By Scott Dickison
Marilynne Robinson, the gifted writer, novelist and Christian apologist, argues in her new collection of essays that for all our modern questioning and search for meaning we often fail to appreciate the “givenness of things.” I’m taken with this word, “givenness,” and she must be as well; The Givenness of Things is the title of her collection.
“Givenness” is a philosophical term that refers to that which is “assumed” or “granted,” as in the “givenness of human nature,” or the “givenness that the sanctuary choir will sound great on Sunday.” “Givenness” is what’s there when we start.
Robinson argues, and I think she’s right, that the dominant worldview today has an undo suspicion of the givenness of things in a way that previous generations would have found absurd. Nothing is assumed, everything is questioned, no matter how universal to the human experience — not even the most basic of human emotions. Not even love, or fear. Robinson wonders if the emperor has no clothes.
To borrow from Karl Barth, what passes as “objectivity,” in her mind, is often just someone’s “subjective” experience said in a loud voice. And for her, the word “subjective” is not dirty. Experience, she argues, especially that shared experience which points to the unfathomable complexity and beauty that marks life on this planet, holds truth enough to warrant not being written off in the name of some illusory project “exempt … from suspicion of bias and fallibility.” Some things are simply given.
For a Christian person, much in life is given, and this is true in at least two senses.
In the first sense, the sense that we’ve been using up to this point, the Christian worldview takes many things as givens. The love of God is a given. The grace of God is a given. God’s provision, mercy, hope — all givens. Perhaps even God’s sense of humor is a given. A Christian can assume all of these things as objective reality — as real and true as the day is long — and live her life accordingly. These are promises we can stand on, as the old gospel hymn puts it.
And the fact that we have so much to take as “given,” is itself an example of the givenness of things in the second sense: which is that so much of life, and even life itself, is a gift.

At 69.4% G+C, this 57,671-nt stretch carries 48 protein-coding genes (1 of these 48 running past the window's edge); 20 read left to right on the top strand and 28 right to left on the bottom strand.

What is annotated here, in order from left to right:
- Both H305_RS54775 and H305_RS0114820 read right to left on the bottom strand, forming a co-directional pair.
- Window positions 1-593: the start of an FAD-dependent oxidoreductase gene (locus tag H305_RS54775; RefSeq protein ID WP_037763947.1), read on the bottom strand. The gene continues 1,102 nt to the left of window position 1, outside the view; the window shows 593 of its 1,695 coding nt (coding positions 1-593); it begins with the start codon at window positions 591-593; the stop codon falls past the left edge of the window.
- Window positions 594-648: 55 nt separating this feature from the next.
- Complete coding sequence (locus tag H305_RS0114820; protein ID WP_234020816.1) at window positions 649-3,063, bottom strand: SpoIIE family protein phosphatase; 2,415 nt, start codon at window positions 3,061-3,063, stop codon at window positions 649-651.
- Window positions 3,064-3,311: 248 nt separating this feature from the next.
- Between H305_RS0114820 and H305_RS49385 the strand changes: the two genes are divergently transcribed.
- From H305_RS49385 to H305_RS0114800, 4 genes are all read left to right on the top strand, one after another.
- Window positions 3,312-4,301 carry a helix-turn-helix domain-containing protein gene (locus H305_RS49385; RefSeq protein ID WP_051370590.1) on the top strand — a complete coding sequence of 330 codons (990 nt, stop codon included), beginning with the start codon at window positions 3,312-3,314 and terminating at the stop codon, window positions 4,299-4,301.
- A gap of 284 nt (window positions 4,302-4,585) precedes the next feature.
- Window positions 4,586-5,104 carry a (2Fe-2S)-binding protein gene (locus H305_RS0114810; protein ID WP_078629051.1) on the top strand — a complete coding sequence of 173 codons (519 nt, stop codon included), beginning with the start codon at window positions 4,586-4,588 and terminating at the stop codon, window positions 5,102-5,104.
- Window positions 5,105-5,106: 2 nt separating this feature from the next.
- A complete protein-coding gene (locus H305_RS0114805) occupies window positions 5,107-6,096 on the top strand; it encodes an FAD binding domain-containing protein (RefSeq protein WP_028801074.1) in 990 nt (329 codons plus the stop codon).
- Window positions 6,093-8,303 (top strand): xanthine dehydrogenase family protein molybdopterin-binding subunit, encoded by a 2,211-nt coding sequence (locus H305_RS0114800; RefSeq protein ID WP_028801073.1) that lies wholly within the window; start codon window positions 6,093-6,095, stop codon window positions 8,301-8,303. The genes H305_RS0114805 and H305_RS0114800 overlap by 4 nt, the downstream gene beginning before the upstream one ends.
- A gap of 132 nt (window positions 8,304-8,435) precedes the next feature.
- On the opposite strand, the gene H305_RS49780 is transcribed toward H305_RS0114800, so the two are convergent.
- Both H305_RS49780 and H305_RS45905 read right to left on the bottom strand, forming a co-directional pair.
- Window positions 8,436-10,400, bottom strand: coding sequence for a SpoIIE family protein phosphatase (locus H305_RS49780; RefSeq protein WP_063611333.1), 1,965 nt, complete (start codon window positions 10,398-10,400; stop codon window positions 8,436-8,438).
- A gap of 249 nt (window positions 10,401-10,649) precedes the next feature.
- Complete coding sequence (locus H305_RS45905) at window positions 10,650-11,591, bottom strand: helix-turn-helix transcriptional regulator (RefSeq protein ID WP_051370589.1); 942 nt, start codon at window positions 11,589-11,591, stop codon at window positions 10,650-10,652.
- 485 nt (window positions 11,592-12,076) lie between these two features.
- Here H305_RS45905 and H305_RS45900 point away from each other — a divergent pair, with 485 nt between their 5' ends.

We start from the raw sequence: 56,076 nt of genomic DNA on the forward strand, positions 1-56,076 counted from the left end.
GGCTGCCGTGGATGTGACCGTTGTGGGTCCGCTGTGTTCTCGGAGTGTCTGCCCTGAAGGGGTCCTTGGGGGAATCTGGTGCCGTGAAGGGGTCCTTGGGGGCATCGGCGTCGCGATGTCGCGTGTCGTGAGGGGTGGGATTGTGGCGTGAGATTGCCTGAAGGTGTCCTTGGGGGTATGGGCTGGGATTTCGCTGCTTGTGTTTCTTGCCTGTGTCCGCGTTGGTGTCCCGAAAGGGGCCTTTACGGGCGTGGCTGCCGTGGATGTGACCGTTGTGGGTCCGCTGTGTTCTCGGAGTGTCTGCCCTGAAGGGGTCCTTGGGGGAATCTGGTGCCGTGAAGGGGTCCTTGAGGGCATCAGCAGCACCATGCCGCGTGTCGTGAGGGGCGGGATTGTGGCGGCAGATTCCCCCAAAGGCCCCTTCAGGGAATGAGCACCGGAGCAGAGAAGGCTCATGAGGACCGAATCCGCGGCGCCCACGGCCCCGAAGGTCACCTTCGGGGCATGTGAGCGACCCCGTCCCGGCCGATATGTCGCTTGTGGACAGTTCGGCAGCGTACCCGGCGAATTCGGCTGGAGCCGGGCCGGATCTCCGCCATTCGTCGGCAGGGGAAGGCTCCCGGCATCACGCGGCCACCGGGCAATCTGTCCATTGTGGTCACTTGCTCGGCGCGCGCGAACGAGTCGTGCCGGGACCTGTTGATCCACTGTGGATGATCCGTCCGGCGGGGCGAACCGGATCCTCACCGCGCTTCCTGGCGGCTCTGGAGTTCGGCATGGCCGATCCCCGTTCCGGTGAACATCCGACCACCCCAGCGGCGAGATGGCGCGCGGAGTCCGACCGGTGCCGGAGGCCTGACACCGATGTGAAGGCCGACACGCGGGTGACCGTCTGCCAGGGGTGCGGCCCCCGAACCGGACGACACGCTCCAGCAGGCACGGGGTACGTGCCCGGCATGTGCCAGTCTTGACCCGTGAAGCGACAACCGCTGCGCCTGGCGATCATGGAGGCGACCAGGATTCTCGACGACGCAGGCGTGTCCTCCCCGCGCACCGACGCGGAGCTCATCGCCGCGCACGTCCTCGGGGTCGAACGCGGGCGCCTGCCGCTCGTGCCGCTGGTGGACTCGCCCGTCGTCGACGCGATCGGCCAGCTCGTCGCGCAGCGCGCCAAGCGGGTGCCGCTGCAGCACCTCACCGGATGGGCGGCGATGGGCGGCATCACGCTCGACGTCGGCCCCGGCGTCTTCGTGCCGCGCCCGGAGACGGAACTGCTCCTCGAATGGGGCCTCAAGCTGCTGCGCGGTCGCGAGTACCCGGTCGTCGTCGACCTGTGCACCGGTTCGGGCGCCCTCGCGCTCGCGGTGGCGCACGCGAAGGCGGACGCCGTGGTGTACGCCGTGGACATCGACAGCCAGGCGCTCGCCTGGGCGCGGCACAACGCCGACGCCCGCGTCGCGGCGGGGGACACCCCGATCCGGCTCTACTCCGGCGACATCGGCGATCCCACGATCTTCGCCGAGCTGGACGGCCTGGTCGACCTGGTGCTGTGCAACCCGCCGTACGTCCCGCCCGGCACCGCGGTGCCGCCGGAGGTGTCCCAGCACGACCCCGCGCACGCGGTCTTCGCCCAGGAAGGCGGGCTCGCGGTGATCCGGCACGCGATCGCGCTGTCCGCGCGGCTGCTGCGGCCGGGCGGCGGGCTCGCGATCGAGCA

For the person of faith, the givenness of life is true not only in the sense that there are realities — love, mercy, hope, etc. — in which we can put our trust. The givenness of life is also true in the sense that life is a gift. It is not simply that all the goodness we experience in life is like an old piece of furniture on the side of the road that we can’t for the life of us imagine why someone just left there. Goodness is not a “found object.” The goodness in life we have known is more like a carefully wrapped box with our name on it and left under a tree. Or perhaps a home-cooked meal that’s there waiting for us when we open the door to a familiar house. Oh good, you’re here! Take a seat — we’ve been waiting for you. And look, I’ve made your favorite ….
Which is why the great medieval Christian writer and mystic Meister Eckhart once wrote in an often quoted line, “If the only prayer you say in your life is ‘thank you,’ that would be enough.” It would be a cliché if it weren’t so true. So important is gratitude to the life of faith.
In fact, you could say that gratitude is where faith begins: in understanding that God is the source of all life and not “we ourselves,” as the Psalmist put it. That we do not find or discover or create for ourselves in the world as much as we receive what has simply been given. Or receive these simple gifts, we might say.
The givenness of life. The giftedness of life. One springs from the other, and taken together they’re the table and chairs to the great Thanksgiving feast — or maybe feast of thanksgiving — to which we’re all invited. All we’re asked to do is take a seat.